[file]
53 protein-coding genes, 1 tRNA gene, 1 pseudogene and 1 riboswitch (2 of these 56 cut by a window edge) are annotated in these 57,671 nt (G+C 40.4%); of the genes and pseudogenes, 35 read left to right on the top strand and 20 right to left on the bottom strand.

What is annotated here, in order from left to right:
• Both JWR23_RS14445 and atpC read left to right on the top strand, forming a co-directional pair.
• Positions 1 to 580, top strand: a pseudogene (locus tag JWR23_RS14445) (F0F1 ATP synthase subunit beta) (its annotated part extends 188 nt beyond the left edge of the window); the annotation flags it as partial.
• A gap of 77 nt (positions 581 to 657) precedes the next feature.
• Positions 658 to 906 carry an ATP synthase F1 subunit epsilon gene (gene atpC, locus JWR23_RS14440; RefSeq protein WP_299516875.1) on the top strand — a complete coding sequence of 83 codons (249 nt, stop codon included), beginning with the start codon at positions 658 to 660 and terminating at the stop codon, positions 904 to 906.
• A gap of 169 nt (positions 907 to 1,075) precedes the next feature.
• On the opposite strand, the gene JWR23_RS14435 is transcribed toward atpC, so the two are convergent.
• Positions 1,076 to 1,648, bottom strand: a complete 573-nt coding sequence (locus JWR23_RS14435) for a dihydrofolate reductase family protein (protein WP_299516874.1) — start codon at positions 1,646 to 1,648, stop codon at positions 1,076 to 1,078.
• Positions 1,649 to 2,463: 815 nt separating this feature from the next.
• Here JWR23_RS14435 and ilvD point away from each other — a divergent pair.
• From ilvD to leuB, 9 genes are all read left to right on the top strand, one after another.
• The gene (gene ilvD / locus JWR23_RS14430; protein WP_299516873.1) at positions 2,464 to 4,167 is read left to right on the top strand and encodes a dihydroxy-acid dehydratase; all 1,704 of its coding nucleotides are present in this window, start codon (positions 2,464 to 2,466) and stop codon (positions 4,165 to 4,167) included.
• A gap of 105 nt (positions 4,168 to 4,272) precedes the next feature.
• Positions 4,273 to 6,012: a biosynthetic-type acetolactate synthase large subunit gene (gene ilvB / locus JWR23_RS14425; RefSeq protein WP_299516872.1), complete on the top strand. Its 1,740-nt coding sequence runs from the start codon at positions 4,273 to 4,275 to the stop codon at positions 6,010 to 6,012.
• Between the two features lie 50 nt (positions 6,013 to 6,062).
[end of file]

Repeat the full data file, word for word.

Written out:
53 protein-coding genes, 1 tRNA gene, 1 pseudogene and 1 riboswitch (2 of these 56 cut by a window edge) are annotated in these 57,671 nt (G+C 40.4%); of the genes and pseudogenes, 35 read left to right on the top strand and 20 right to left on the bottom strand.

What is annotated here, in order from left to right:
• Both JWR23_RS14445 and atpC read left to right on the top strand, forming a co-directional pair.
• Positions 1 to 580, top strand: a pseudogene (locus tag JWR23_RS14445) (F0F1 ATP synthase subunit beta) (its annotated part extends 188 nt beyond the left edge of the window); the annotation flags it as partial.
• A gap of 77 nt (positions 581 to 657) precedes the next feature.
• Positions 658 to 906 carry an ATP synthase F1 subunit epsilon gene (gene atpC, locus JWR23_RS14440; RefSeq protein WP_299516875.1) on the top strand — a complete coding sequence of 83 codons (249 nt, stop codon included), beginning with the start codon at positions 658 to 660 and terminating at the stop codon, positions 904 to 906.
• A gap of 169 nt (positions 907 to 1,075) precedes the next feature.
• On the opposite strand, the gene JWR23_RS14435 is transcribed toward atpC, so the two are convergent.
• Positions 1,076 to 1,648, bottom strand: a complete 573-nt coding sequence (locus JWR23_RS14435) for a dihydrofolate reductase family protein (protein WP_299516874.1) — start codon at positions 1,646 to 1,648, stop codon at positions 1,076 to 1,078.
• Positions 1,649 to 2,463: 815 nt separating this feature from the next.
• Here JWR23_RS14435 and ilvD point away from each other — a divergent pair.
• From ilvD to leuB, 9 genes are all read left to right on the top strand, one after another.
• The gene (gene ilvD / locus JWR23_RS14430; protein WP_299516873.1) at positions 2,464 to 4,167 is read left to right on the top strand and encodes a dihydroxy-acid dehydratase; all 1,704 of its coding nucleotides are present in this window, start codon (positions 2,464 to 2,466) and stop codon (positions 4,165 to 4,167) included.
• A gap of 105 nt (positions 4,168 to 4,272) precedes the next feature.
• Positions 4,273 to 6,012: a biosynthetic-type acetolactate synthase large subunit gene (gene ilvB / locus JWR23_RS14425; RefSeq protein WP_299516872.1), complete on the top strand. Its 1,740-nt coding sequence runs from the start codon at positions 4,273 to 4,275 to the stop codon at positions 6,010 to 6,012.
• Between the two features lie 50 nt (positions 6,013 to 6,062).